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UPDATE: The version of the story published Feb. 13, said the spill was the largest since 2000. When we went deeper into the data, we found it was the largest since 1990.
The derailment of railcars in Westmoreland County that caused a spill of thousands of gallons of crude oil is the largest crude oil spill in the state since 1990, according to federal records.
It is also the second incident involving the transportation of crude oil by rail in the state in less than a month.
There were 34 hazardous materials incidents involving the transportation of crude oil on railroads in Pennsylvania from 2000 to 2014, according to records from the U.S. Department of Transportation (DOT) analyzed by PublicSource. Of those, 29 occurred in 2013.
“Our regulations require any unintentional spill be reported, no matter how small,” said Joe Delcambre, spokesman for the DOT’s Pipeline and Hazardous Materials Safety Administration.
Although the number of spills in the state has increased, all 29 spills last year were two gallons or under, according to the federal records.
An uptick in U.S. oil production from fracking shale deposits in North Dakota and other states has spurred an increase in rail shipments of the slick black liquid.
There has been a stunning jump in the number of trains shipping crude in recent years. In 2008, there were just 9,500 rail carloads of crude oil shipped, according to an Association of American Railroads report. In 2012, there were 234,000 carloads and the association expected that number to increase to 400,000 carloads in 2013.
Christina Simeone, director of PennFuture’s energy center, said an increase in crude oil shipments increases the risk of accidents.
Every year, thousands of hazardous materials move through or are stored in Pennsylvania. They may be piled up close to your house, rumbling through your neighborhood on a railcar or transported in a semi-truck you pass on the highway.
“There isn’t the existing pipeline capacity to move this crude oil; as a result, this is being moved by rail,” said Simeone, of the environmental advocacy group. “I think the public needs to be more involved in understanding the potential risk.”
Simeone said some have suggested a car-by-car fee on these rail cars to build a fund to deal with safety issues. But she said she’d take it a step further and require that the shipments be bonded.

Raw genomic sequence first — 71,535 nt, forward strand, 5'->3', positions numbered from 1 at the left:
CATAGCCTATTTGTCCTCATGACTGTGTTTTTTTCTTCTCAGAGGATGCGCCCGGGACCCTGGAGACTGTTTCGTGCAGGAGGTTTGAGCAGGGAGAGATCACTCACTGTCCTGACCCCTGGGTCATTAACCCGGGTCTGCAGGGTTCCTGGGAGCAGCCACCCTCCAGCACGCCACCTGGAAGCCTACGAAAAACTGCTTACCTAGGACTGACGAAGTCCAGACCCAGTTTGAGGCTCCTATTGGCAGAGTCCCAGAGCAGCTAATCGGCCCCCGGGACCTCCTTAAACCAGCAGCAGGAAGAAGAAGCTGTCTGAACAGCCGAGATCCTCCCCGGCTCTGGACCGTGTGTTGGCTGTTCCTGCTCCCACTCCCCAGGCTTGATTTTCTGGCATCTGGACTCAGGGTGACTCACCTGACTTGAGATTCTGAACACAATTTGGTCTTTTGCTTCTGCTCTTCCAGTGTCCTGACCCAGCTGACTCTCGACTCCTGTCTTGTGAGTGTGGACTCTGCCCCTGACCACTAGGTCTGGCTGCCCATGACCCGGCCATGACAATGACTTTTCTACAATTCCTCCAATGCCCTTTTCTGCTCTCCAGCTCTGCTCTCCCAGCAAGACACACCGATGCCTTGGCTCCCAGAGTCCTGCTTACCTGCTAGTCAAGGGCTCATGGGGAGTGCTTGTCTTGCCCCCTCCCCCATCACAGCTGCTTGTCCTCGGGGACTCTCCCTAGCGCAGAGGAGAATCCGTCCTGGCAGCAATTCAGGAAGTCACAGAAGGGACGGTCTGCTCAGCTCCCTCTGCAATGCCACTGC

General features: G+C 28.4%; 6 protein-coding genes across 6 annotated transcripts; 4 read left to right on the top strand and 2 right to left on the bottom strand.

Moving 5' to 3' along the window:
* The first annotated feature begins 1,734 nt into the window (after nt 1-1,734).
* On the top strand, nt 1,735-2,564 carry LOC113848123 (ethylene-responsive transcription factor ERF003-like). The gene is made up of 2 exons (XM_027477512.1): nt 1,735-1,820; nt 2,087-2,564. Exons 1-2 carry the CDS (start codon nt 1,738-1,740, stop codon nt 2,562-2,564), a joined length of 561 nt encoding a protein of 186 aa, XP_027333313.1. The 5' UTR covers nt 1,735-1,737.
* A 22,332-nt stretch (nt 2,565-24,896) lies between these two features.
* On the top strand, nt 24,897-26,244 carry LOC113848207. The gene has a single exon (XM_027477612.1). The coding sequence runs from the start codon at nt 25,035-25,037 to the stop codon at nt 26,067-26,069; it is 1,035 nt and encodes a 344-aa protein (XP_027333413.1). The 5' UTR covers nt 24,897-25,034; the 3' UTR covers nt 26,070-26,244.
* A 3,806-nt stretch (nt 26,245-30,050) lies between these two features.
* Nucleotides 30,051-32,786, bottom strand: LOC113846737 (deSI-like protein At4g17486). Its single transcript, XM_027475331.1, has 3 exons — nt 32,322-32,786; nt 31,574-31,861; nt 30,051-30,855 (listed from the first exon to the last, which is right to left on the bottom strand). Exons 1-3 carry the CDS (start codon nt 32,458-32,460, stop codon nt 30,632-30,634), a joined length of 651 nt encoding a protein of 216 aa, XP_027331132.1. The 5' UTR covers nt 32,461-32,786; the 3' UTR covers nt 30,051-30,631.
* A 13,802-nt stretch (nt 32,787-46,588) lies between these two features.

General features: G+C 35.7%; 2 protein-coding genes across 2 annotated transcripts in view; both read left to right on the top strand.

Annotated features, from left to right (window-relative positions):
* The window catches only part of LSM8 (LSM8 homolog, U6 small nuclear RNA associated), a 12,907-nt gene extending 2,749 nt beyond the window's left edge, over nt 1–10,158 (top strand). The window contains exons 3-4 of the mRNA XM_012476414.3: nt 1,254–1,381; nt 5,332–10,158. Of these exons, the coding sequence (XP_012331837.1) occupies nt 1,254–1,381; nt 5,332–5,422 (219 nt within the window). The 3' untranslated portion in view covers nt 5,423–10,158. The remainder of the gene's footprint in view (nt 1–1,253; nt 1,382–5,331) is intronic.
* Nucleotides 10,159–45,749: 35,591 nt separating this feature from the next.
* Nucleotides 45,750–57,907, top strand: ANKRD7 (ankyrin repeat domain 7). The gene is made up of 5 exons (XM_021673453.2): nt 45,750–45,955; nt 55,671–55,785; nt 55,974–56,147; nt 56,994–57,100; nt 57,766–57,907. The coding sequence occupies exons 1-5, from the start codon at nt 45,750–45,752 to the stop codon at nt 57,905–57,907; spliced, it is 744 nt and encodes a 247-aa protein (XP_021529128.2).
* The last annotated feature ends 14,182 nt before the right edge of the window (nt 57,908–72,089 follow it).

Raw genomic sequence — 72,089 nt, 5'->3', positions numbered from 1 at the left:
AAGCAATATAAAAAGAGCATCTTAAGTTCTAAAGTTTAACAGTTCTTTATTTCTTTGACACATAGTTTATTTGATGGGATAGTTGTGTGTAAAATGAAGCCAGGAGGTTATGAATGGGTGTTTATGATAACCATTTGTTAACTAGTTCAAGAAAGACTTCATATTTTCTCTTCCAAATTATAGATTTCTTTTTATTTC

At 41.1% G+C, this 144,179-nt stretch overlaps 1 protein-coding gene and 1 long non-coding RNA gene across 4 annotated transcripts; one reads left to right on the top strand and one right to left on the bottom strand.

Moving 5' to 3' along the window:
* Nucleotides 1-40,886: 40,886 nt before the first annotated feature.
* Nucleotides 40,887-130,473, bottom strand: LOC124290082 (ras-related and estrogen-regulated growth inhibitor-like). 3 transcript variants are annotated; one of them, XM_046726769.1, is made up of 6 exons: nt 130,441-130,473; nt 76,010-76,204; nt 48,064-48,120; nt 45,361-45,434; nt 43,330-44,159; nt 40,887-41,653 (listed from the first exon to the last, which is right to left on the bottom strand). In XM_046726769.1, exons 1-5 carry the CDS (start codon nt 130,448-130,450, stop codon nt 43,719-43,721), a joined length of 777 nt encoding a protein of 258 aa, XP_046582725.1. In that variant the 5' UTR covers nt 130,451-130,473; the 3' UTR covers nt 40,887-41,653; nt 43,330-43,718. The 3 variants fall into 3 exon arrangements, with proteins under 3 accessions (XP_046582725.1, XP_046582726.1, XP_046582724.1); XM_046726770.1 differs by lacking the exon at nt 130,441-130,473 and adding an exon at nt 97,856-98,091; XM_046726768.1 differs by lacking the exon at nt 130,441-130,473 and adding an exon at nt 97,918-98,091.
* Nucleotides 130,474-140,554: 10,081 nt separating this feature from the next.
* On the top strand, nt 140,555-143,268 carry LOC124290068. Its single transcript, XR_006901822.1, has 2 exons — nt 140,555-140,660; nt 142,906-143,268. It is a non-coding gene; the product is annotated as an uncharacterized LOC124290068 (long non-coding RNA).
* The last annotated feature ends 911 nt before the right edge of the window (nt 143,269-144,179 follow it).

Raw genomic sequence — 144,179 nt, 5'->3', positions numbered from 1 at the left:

“To insure that if something goes wrong, the company has already paid to deal with it,” Simeone said.
On Jan. 20, a train carrying crude oil derailed in Philadelphia and nearly spilled its contents into the Schuylkill River. Much of the oil from the Bakken deposits is shipped to Philadelphia for refining.
After that derailment, John Hanger, former secretary of the Pennsylvania Department of Environmental Protection, publicly requested that Gov. Tom Corbett, a Republican, take action on this issue. Hanger, a Democrat, is running for governor.
After the January incident, Hanger asked that the governor convene a statewide emergency meeting of industry, state and local officials and first responders to “elevate this issue to top priority.”
“Today’s crude-oil train derailment in Vandergrift shows yet again that oil train transport in Pennsylvania threatens public safety every hour of everyday,” Hanger said in a press release.
Although no one has been injured or killed in Pennsylvania, there have been other, more serious crude-oil accidents. In Quebec, 47 people were killed in Lac-Mégantic, when crude oil being shipped from the Bakken shale fields in North Dakota exploded on June 15.
In November, a train carrying 2.7 million gallons of crude oil exploded in rural Alabama. No one was injured.
Note: Next week PublicSource will publish a story based on federal records quantifying hazardous materials spills throughout the state over the last 14 years.
Reach Natasha Khan at 412-315-0261 or email@example.com
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